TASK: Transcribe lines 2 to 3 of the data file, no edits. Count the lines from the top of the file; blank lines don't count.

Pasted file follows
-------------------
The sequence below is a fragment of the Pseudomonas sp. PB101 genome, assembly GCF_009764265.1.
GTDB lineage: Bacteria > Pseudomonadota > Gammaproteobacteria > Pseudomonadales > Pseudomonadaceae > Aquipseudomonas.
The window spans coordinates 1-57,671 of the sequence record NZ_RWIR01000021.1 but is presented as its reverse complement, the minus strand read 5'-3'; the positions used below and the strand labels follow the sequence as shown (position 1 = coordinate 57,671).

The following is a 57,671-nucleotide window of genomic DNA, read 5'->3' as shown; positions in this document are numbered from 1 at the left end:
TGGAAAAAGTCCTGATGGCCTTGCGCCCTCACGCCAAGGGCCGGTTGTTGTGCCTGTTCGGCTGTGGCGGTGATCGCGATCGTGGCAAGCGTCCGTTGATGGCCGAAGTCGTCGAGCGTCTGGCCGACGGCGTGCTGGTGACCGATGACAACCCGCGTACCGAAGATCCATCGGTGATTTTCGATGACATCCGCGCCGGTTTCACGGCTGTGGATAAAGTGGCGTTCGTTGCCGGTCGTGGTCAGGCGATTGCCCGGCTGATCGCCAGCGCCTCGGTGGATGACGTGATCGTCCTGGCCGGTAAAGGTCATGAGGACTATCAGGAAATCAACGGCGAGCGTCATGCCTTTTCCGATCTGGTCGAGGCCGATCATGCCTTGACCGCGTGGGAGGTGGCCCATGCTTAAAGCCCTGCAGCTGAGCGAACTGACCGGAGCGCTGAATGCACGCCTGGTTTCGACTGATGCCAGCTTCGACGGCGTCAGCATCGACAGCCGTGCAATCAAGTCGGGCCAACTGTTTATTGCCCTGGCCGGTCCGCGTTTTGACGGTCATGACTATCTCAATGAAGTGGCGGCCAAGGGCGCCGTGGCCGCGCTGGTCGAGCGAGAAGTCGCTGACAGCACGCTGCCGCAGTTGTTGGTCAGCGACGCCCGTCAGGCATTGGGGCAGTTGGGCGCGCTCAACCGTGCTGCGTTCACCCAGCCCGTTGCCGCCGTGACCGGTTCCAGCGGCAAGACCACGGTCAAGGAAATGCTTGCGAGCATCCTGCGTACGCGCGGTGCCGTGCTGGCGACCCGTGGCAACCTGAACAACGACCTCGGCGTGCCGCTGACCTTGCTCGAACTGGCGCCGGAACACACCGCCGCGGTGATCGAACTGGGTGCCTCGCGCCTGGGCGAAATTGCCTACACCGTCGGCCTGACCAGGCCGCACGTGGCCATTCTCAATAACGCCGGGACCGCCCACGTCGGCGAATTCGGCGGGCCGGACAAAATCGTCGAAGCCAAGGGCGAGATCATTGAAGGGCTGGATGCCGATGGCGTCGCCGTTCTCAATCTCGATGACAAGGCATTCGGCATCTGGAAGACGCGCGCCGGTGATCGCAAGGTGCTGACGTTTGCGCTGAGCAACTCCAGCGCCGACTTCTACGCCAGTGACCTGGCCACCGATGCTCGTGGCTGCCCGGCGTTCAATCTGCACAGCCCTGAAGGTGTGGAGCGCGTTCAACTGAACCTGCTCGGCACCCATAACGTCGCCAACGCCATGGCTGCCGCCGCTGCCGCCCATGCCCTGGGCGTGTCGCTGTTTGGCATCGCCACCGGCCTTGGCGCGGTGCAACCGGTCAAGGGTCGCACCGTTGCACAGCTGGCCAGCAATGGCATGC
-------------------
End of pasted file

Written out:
GTDB lineage: Bacteria > Pseudomonadota > Gammaproteobacteria > Pseudomonadales > Pseudomonadaceae > Aquipseudomonas.
The window spans coordinates 1-57,671 of the sequence record NZ_RWIR01000021.1 but is presented as its reverse complement, the minus strand read 5'-3'; the positions used below and the strand labels follow the sequence as shown (position 1 = coordinate 57,671).